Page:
A complete renovation by PKMN architectures smartly reimagines a tiny, dated space in Spain. For more compact remodels, pick up our November issue, on newsstands now.
María José García and Enrique Zepeda, permanent residents of Mexico, desired a second home in Salinas, Spain, that would be a European base for their frequent travels, as well as a guesthouse for family members and visitors. This tall order needed to be achieved in just 750 square feet of overall living space. Designing with these multiple functions in mind, Madrid-based PKMN architectures orchestrated a complete overhaul that would introduce flexibility and impermanence as central design principles. Transforming a choppy and dated flat, most of the new internal walls and partitions rotate effortlessly to meet different needs. Depending on the configuration, the home can be used as a two bedroom, one bedroom, or open studio space for parties or gatherings. The overall result, says PKMN’s David Pérez, is a home with “not one centimeter of space that cannot be lived to the maximum.”
Viewed from the entryway, the living room is the main gathering space of the home. Dated parquet floors were replaced with modern ceramic tile. All walls and ceilings were re-plastered, and old windows were upgraded with energy-efficient double-glazed glass.
A movable partition wall divides the bedroom and living room. Rotating walls are guided on metallic tracks and outfitted with concealed electrical outlets and recessed tube lights. All moveable walls strategically double as storage in a floor plan where space is at a premium.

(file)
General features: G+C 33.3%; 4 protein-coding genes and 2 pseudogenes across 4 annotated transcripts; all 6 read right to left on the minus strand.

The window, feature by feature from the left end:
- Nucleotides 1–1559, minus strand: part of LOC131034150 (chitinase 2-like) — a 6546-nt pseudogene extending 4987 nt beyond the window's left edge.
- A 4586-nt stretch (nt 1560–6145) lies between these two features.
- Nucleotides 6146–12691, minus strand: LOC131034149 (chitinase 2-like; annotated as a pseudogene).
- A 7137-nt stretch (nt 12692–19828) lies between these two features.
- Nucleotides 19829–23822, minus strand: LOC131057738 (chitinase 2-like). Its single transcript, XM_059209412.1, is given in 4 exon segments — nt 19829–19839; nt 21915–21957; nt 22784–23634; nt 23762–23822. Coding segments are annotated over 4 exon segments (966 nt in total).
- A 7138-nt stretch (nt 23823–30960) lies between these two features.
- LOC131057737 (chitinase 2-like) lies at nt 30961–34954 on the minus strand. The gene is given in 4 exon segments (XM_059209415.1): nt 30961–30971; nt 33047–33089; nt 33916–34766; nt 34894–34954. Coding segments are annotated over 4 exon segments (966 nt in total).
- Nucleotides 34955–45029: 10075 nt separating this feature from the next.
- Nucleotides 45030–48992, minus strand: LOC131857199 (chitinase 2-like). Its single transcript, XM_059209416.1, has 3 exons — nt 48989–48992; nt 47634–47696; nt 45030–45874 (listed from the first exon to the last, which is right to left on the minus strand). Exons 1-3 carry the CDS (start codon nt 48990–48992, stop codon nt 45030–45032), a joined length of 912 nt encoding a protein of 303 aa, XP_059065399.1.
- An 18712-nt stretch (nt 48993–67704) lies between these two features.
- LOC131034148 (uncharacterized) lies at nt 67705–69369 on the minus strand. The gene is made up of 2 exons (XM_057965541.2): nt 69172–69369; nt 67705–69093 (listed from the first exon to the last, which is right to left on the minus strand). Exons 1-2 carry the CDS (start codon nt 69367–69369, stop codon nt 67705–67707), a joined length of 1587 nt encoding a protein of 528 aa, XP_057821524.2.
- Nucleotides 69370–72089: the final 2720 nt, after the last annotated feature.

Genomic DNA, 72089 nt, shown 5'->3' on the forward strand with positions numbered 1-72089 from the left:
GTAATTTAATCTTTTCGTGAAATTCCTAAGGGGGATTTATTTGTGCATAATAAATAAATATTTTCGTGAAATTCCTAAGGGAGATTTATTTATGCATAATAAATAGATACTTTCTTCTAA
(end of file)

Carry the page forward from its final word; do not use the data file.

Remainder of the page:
One movable wall shifts into place to transform the entry into the smaller of two bedrooms. Rotating storage is made of wood with a white finish; stationary millwork is fabricated from the same wood and is custom fit to the space.
The smaller of the two bedrooms is seen in use, and the dining area is relocated to the nook beside the kitchen. The sliding door that divides the large balcony can be fully closed to give the small room complete privacy. It was important to create a house that would “adapt to the user’s needs, and not the other way around,” says Pérez.
The small bedroom is outfitted with two beds, and can sleep up to three people. The kitchen can be seen through the adjacent hallway. María José and Enrique were intimately involved in the design process, and their changing needs can be met by shifting the positioning of the rooms as often as needed.
Though much of the apartment favors a minimal, white palette, the kitchen embraces pattern and texture through the warm wood counters and traditional ceramic tiling.
In the most open layout configuration, all bedroom walls are closed to create one large living space. By challenging the idea of permanent divisions, the design team was able to create a luxurious and open living area, without sacrificing the need for sectioned off bedrooms.